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activity Adam Smith admit applied attained capital character civilization claim common conduct consideration consumer consumption degradation demand direct distribution duty economic economic rents economists efficiency effort employer energy enjoyment existence facts forces forms higher human illth implies imposed income increase individual industrial insist intel intellectual interest involves J. S. Mill labour land leisure living Manchesterism material measure ment merely modern monopoly moral motive natural natural law natural rights necessary needs Omichund organic physical Political Economy Poor Law population present problem proportion quantity recognize regarded relations rightly rights of property routine satisfaction secure sense separate skill social progress social property Social Question social reform social utility society sociology standard supply tion trade true valuation vidual wages waste wealth Wealth of Nations whole workers
Page 178 - The only trades which it seems possible for a joint stock company to carry on successfully without an exclusive privilege are those of which all the operations are capable of being reduced to what is called a Routine, or to such a uniformity of method as admits of little or no variation.
Page 235 - Now I re-examine philosophies and religions, They may prove well in lecture-rooms, yet not prove at all under the spacious clouds and along the landscape and flowing currents.
Page 36 - Now poetry is nothing less than the most perfect speech of man, that in which he comes nearest to being able to utter the truth.
Page 141 - ... theoretical form; we must admit that all which can be claimed for the community is the surface of the country in its original unsubdued state. To all that value given to it by clearing, breaking-up, prolonged culture, fencing, draining, making roads, farm buildings, &c., constituting nearly all its value, the community has no claim.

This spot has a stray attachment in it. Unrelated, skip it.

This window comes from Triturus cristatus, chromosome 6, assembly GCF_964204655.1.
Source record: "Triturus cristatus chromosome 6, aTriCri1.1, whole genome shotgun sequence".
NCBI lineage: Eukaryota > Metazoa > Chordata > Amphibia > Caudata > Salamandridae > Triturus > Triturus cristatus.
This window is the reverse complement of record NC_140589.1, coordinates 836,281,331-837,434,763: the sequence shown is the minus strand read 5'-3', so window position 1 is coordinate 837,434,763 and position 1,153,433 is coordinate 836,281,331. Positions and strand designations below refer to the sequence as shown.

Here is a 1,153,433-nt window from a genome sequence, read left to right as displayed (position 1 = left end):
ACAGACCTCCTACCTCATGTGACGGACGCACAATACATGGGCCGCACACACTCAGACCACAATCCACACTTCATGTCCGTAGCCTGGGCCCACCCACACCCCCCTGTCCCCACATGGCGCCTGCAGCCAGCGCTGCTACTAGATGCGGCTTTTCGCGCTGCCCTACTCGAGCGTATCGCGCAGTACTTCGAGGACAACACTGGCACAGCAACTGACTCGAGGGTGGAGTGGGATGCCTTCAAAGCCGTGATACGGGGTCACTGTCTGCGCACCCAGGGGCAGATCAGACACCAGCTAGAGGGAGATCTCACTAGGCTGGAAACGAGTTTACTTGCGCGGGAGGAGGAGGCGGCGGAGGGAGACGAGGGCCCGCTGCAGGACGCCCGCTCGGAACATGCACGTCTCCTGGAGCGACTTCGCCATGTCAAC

Page 7 - Given a number of human beings, with a certain development of physical and mental faculties and of social institutions, in command of given natural resources, how can they,--; best utilize these powers for the attainment of the most complete satisfaction?
Page 141 - This value has been given either by personal labour, or by labour paid for, or by ancestral labour; or else the value given to it in such ways has been purchased by legitimately earned money. / All this value artificially given vests in existing owners, and cannot without a gigantic robbery be taken from them.
Page 234 - Thus, with misspent scrupulosity, he squanders his labor on vain trifles, counting every bit of knowledge worth the pains it has cost, because he owns no standard of economy. Man is the measure of all things, and the specialist who has made himself less than a man can measure nothing.
Page 67 - This is only another instance of the protean fallacy of individualism, which feigns the existence of separate individuals by abstracting and neglecting the social relations which belong to them and make them what they are.